Influence and administration in Golden
This Golden influencer performs two important roles
It was for the active, outdoor lifestyle that Karen Cathcart and her family moved to Golden, B.C., from Sarnia, Ontario, in 2002. Cathcart left her management position in hospitality and tourism at Lampton College of Applied Arts and Technology to teach business courses in the Adventure Tourism Program at College of the Rockies, Golden campus.
Cathcart became the college administrator in 2006. She believes that College of the Rockies plays a vital role in delivering programming that changes people’s lives.
“Our academic and contract training offerings certainly are a conduit to supporting local businesses and individual business people,” she said. “Our programming is set to meet the demand of what is happening in our communities and the region.”
A flagship program at College of the Rockies’ Golden campus is its two-year Adventure Tourism Business Operations diploma program. It has been offered for almost 20 years and attracts students from around the world. Students receive training in outdoor pursuits that include sea kayaking, rock climbing, ice climbing, ski and snowboard instruction and backcountry travel. They also learn the business components of the adventure industry, and to complete the program must write a business plan for an adventure business.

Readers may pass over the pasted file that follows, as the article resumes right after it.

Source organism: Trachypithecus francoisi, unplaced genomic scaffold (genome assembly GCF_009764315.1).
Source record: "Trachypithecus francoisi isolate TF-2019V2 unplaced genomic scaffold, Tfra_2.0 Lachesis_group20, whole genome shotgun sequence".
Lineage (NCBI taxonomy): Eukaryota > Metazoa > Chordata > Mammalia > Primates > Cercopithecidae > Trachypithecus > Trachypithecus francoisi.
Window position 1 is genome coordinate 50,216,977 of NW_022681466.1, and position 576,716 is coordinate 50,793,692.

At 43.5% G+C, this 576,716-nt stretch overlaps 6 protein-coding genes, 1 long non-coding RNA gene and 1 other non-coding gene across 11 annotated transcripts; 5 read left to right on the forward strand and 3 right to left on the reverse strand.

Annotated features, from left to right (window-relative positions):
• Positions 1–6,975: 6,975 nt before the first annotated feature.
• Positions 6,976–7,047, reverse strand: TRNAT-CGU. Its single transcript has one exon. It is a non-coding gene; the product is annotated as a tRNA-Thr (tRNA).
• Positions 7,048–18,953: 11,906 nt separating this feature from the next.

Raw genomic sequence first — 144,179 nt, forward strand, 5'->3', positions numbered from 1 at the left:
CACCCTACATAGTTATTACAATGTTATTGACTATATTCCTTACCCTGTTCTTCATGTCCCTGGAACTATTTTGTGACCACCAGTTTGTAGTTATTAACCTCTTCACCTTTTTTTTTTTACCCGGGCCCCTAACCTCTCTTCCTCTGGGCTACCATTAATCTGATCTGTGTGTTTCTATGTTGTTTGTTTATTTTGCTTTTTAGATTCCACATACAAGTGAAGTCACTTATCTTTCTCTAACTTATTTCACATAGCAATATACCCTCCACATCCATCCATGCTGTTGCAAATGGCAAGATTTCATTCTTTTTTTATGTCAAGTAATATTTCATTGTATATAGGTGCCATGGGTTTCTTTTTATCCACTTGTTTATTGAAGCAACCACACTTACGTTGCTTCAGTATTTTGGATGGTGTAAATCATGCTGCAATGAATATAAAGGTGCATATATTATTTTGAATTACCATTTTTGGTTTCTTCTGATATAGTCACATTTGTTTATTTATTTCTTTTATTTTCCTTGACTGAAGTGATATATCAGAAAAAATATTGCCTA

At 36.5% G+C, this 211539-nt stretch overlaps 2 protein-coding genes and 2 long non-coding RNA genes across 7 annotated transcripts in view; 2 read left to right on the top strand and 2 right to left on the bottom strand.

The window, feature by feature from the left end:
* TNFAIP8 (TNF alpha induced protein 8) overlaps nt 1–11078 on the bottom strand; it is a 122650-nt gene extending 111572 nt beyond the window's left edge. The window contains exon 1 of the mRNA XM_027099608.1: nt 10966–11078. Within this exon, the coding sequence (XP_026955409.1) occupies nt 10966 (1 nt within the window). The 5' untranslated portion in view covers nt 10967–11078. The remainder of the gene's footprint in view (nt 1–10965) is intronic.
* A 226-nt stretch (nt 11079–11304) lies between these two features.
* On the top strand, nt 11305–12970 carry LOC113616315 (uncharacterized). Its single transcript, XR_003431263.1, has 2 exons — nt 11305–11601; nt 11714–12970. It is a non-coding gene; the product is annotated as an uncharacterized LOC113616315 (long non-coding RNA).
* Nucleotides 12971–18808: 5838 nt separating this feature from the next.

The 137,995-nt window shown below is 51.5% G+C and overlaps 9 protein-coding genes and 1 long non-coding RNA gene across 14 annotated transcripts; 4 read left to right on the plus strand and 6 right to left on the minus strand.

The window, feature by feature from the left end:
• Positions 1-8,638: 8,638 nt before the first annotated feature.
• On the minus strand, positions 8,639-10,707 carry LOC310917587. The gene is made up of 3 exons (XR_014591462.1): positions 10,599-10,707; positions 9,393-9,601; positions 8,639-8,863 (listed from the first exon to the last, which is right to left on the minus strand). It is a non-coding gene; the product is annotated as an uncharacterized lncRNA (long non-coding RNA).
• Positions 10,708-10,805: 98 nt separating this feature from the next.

College of the Rockies also offers adult basic education upgrading, a region-wide Mountain Hospitality Program and, as of fall 2017, the Education and Skills for Employment Program, focused on individuals who have disabilities and want to enter or re-enter the workforce.
Adding a role
Cathcart wanted to make a difference and to support progress and development of her community, and since 2014 she has been the director for Area A (rural Golden) of the Columbia Shuswap Regional District (CSRD).
“It’s been a very eye-opening process for me,” she said. “The job of local government is not easy, but it’s needed. My role as the Area A director has been focused on community engagement, with respect to what local government is about and what it is not about, and providing the connection between local government and the residents.”
Cathcart holds monthly meetings with an advisory committee made up of local residents, where board issues are brought forward and residents have an opportunity to be heard.
“More residents of Area A now know more about local government and its role than ever before,” she said. “I feel that my role in this community is to make a difference. If I have the skills and the ability to support this community in any way, then I need to do that.”